Representative Trey Gowdy (R-SC) announced Wednesday that he would leave Congress and politics in general at the end of this term and return to the justice system. Rep. Gowdy is just the most recent of many congressional Republicans to resign, retire, or seek new offices, leaving their seats and their committee positions less secure from Democratic hopefuls in the upcoming elections later this year. With so many established GOP lawmakers moving on, a question must be asked. What happens now?
Representative Gowdy has served as the representative for South Carolina’s 4th district since January 5, 2011, and became Chairman of the House Oversight and Government Reform Committee in June of 2017. He also currently serves on the House Committees on Intelligence, Ethics, and Judiciary. He led the investigation into the 2012 attack on the U.S. compound in Benghazi when he chaired the House Select Committee on Benghazi.
Before serving as a Representative, Trey Gowdy worked as a federal prosecutor and the 7th Circuit Solicitor. It is to this type of work he wishes to return, as he finds it more rewarding. In his statement, he wrote:
“I will not be filing for re-election to Congress nor seeking any other political or elected office; instead I will be returning to the justice system. Whatever skills I may have are better utilized in a courtroom than in Congress, and I enjoy our justice system more than our political system. As I look back on my career, it is the jobs that both seek and reward fairness that are most rewarding.”
His announcement – made shortly after the train carrying GOP lawmakers to a winter retreat crashed into a garbage truck in Virginia – was reasonably short and to the point. He spent all but the second, third, and final paragraphs expressing his gratitude to those who worked with him and who made being a Congressman both possible and bearable. His only reasons given were that he found work in the justice system far more rewarding than the politics and that it is just his time to go. He closed with a reference to the biblical book of Ecclesiastes, saying that “There is a time to start and a time to end. There is a time to come and a time to go. This is the right time, for me, to leave politics and return to the justice system.”
The man certainly has the right to seek a more satisfying career, but his leaving only makes an already worrying situation even worse for the GOP. He is the eighth Republican committee chairman to announce his retirement. ABC News gives the following list:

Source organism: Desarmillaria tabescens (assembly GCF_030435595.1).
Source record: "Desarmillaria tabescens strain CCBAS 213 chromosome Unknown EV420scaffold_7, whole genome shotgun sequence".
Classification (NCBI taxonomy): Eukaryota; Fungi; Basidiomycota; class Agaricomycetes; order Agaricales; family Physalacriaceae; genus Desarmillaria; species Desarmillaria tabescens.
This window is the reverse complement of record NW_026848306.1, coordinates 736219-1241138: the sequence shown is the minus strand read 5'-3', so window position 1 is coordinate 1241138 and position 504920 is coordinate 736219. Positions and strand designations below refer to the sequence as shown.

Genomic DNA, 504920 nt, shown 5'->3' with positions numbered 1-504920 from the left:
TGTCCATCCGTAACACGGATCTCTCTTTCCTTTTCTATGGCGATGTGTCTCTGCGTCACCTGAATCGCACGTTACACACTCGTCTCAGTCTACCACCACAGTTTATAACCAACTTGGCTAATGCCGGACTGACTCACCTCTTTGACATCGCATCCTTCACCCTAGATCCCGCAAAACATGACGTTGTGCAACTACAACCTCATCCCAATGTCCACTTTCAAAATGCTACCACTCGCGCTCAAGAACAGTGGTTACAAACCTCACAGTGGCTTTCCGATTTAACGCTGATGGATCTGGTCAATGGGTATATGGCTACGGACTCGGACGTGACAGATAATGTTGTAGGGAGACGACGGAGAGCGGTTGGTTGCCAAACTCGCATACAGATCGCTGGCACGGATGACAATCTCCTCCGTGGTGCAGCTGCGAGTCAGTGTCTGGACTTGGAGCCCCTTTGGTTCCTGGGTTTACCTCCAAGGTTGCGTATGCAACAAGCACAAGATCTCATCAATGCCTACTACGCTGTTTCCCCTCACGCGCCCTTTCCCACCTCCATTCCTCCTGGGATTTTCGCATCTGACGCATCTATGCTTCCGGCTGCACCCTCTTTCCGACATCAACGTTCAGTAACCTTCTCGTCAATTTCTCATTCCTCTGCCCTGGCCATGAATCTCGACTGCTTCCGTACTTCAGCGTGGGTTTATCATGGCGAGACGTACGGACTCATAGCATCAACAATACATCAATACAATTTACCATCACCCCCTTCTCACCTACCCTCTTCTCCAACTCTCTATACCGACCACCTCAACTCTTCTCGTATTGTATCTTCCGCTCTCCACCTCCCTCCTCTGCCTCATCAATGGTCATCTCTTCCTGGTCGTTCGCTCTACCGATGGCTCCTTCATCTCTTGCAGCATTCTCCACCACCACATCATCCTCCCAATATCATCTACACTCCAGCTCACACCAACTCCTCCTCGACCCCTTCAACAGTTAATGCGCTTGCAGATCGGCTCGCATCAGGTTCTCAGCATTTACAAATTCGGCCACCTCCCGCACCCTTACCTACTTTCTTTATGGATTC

- Rep. Jeb Hensarling, R-Texas — House Financial Services Committee
- Rep. Lamar Smith, R-Texas — House Science, Space and Technology Committee
- Rep. Bob Goodlatte, R-Virginia — House Judiciary Committee
- Rep. Bill Shuster, R-Pennsylvania — House Transportation and Infrastructure Committee
- Rep. Gregg Harper, R-Mississippi — House Administration Committee
- Rep. Ed Royce, R-California — House Foreign Affairs Committee
- Rep. Rodney Frelinghuysen, R-New Jersey — House Appropriations Committee
- Rep. Trey Gowdy, R-South Carolina — House Oversight and Government Reform Committee
According to the Casualty List for the 115th Congress, up to date as of February 1, There are 41 House Republicans either retiring or seeking other offices, compared to only 17 Democrats, and eight who have resigned, compared to just two Democrats. Three GOP Senators have announced their retirement this year, compared to one Democrat Resignation: Al Franken (D-MN).
While many of these positions are in solidly Republican districts – and will likely remain that way – it does tend to be easier for opposing party contenders to pick up seats when they aren’t running against an established incumbent. In other words, every one of these GOP Congressmen who resigns is one less piece in the Republican armor that keeps Democrats from taking control – especially since the Democrats are losing far fewer of their established members. As it sits right now, Democrats need to pick up 24 seats to take control of the house – and that’s only if they don’t lose any of their own. But 41 Republican spots just became more available – even if only just slightly.